01/31/2014 10:08 pm ET Updated Apr 02, 2014

Future Trends in K-12 Classroom Management and Discipline

Classroom management is all about the balance between learning within the classroom and discipline. Today, various trends are currently popular. Strategies that come to mind include Wong's Pragmatic Classroom, which stresses the need to define expectations for students, and Canter's Behavior Management Cycle, which emphasizes a distinct discipline model.

So far, though, despite the range of strategies and their fluctuating popularity, all strategies applied to date have their pros and cons, their various strengths and weaknesses.

Above all, there is an increased importance applied to classroom management these days. A relatively new open-mindedness also applies to classroom discipline strategies (the recognition that it is not, after all, better to punish the child for inattention or some indiscretion).

What does this point to? Inevitably, there are several trends to be aware of:

• We are likely to see an increase in success for one strategy or another. Existing strategies for classroom management and discipline approaches tend to be, in general, quite effective. Inevitably, there is also the need to make some allowances for teaching style. Some teachers excel with one approach to classroom management and discipline. Others prefer alternative methods. While this is unlikely to change because it is unlikely that there will be a single strategy deemed more effective than the rest, we can be fairly sure that the handful of top recommended strategies will see an increase. We should see an increase in their strengths and a corresponding reduction in weaknesses as overall efficiency and effectiveness are improved.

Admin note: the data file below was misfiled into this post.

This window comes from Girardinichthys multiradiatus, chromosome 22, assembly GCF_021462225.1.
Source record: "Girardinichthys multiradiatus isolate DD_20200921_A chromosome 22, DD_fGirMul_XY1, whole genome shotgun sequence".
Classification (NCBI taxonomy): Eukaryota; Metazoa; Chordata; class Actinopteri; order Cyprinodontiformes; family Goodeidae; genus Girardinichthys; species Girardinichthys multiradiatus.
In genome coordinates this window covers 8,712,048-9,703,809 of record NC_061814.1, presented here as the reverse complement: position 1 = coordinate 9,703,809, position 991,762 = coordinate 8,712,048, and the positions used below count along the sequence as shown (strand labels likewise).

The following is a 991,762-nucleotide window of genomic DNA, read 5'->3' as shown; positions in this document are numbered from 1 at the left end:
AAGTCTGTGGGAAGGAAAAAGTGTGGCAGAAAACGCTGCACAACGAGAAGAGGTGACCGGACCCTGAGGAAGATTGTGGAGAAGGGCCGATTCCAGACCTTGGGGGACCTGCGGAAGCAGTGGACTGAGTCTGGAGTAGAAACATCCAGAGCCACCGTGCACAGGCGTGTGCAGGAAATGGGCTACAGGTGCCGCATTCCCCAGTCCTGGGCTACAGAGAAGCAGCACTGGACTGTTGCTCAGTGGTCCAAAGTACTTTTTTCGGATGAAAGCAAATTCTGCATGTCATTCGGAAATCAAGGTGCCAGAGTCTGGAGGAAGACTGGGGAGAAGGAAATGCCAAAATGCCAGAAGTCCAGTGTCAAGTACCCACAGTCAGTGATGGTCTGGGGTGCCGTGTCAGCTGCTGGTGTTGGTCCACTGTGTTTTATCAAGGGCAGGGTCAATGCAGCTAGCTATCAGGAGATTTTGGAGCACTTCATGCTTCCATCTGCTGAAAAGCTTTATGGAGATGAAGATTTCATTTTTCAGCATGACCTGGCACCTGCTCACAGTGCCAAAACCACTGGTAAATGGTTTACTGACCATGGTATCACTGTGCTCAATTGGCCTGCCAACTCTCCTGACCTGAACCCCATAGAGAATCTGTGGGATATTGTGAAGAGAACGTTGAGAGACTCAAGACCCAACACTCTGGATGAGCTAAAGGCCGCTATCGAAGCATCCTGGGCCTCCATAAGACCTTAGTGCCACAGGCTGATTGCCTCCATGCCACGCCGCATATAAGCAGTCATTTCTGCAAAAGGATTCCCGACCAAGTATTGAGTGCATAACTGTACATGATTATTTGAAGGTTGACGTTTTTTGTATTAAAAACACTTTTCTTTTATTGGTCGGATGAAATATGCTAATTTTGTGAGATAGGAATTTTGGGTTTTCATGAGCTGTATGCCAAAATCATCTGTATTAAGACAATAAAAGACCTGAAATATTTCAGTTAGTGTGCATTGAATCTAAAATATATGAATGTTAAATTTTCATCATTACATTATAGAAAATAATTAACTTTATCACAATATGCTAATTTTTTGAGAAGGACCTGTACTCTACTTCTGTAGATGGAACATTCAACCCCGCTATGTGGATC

• Because of the increased use of technology in the classroom, we can certainly expect to see more of an integration of technology within the classroom, in part as a management approach but perhaps also as a discipline approach. Teachers may well find means of applying technology. Whether it is some sort of integrated system used via a system like the iPad (with more and more public school classrooms enjoying access to this type of technology) or some online database for monitoring student behavior in class will depend on the circumstances. It is likely that teachers will have increased scope to experiment, very likely knowing ten or fifteen years down the line precisely which of these various resource types is likely to be the most effective.

• With a bit of luck, although this trend is less certain, teachers may well also see a greater transfer of learning responsibility to the child. A further advantage of the integration of technology to the classroom is the increase in scope for independent activity among children. In many other areas of school life (for instance, library use and general self-care areas), children are already encouraged to take a lead, to the effect that they learn relevant skills faster and that much more effectively. Very likely, teachers will have means of encouraging students to be more independent in their discipline -- in their self-discipline -- and, depending on the way in which curriculum and standards develop, perhaps also in terms of how they go about learning within the classroom, moving from task to task and perhaps even having independence in their learning choices.

One thing is for sure though -- we can expend change to classroom management and discipline strategies in public education classrooms. We may not have the full story yet on what is likely to happen five to ten years down the road, but we have some signs of change, some definite evidence of the types of shifts. How exactly these individual shifts play out? Only time will tell.

Dr. Matthew Lynch is the author of the recently released book, The Call to Teach: An Introduction to Teaching. To order it via Amazon, please click on the following link.